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We are born alone, we die lonely.

His kids would always ask him, when he told the story of their mother and his wedding day, what would’ve happened if a train came and ran them over. He’d say, “Well I don’t know, all we could do was cross our fingers and pray it wouldn’t happen until after we said, ‘I do’”. The kids would laugh and laugh, but they didn’t get the real meaning behind the joke. They were too young to understand love then.
The real irony was that their mother did get hit by a train, right in this spot. She jumped in front of it three weeks ago. Now she was gone. His life was gone. His love was gone. The kids were grown—he had no one to tell the joke to anymore. They understood love now.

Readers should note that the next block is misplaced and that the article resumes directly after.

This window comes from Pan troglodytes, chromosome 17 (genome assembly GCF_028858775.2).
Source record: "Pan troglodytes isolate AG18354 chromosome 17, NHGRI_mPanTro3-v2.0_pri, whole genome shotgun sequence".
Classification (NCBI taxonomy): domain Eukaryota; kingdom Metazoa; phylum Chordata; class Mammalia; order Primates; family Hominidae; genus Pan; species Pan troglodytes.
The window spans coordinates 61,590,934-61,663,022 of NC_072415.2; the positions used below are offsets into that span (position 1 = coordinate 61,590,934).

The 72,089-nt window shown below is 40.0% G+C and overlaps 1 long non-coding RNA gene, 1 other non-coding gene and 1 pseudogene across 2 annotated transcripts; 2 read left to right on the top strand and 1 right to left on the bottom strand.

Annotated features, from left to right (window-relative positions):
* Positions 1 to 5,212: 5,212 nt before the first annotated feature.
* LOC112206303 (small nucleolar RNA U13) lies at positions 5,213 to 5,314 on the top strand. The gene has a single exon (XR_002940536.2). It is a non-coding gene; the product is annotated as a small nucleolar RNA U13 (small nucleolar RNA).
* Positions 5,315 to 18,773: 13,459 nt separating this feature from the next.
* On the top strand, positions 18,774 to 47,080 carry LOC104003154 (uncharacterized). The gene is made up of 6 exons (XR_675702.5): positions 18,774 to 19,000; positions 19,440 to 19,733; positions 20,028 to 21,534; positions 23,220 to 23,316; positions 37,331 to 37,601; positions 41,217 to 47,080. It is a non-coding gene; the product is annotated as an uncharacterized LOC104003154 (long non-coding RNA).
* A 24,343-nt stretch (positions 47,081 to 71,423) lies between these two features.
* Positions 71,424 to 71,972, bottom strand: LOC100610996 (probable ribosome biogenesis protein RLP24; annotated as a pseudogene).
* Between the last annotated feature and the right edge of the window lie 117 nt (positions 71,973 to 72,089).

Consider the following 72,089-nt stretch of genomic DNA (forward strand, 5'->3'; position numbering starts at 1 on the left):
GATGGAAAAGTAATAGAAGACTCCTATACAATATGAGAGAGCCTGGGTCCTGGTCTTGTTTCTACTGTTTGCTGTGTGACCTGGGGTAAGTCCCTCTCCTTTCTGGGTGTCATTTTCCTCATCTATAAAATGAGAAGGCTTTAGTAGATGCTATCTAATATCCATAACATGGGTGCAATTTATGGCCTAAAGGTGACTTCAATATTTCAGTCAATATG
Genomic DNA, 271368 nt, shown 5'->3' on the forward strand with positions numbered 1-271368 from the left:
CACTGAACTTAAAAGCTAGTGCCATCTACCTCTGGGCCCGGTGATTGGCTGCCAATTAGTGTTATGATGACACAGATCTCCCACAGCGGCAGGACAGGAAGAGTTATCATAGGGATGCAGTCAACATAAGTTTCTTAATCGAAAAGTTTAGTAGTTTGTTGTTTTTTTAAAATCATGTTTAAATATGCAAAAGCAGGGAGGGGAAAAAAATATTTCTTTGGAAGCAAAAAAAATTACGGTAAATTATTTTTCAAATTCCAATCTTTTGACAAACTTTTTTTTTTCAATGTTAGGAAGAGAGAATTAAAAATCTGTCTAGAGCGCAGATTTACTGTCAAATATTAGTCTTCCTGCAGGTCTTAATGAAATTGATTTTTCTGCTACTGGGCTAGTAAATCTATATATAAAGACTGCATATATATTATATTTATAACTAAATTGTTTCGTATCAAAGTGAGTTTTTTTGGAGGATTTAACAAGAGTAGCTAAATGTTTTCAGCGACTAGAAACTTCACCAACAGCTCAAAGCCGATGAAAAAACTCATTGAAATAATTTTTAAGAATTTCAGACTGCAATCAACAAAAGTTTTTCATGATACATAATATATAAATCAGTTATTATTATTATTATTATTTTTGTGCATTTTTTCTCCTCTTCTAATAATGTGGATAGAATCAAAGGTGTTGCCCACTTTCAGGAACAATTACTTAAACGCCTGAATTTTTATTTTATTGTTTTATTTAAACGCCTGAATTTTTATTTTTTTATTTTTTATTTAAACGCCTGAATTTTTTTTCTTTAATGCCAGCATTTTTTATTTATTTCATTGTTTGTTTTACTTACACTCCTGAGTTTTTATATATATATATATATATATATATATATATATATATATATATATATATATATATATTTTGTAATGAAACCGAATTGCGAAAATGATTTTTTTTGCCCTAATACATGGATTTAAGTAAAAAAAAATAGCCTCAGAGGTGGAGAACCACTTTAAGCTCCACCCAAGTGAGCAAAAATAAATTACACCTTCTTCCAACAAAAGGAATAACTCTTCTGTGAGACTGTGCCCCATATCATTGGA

The tracks beneath his feet rumbled, he could hear the train coming. The train that gave him his life, the train that took it back, the train that would soon put more irony into the little joke he whispered to himself the day she died. The joke he whispered to himself the day he died.
Alexander turned his head to the sky and whispered, “I do”
A small, crumpled note flew from his hand in a gust of wind from the large cargo train.

I do.



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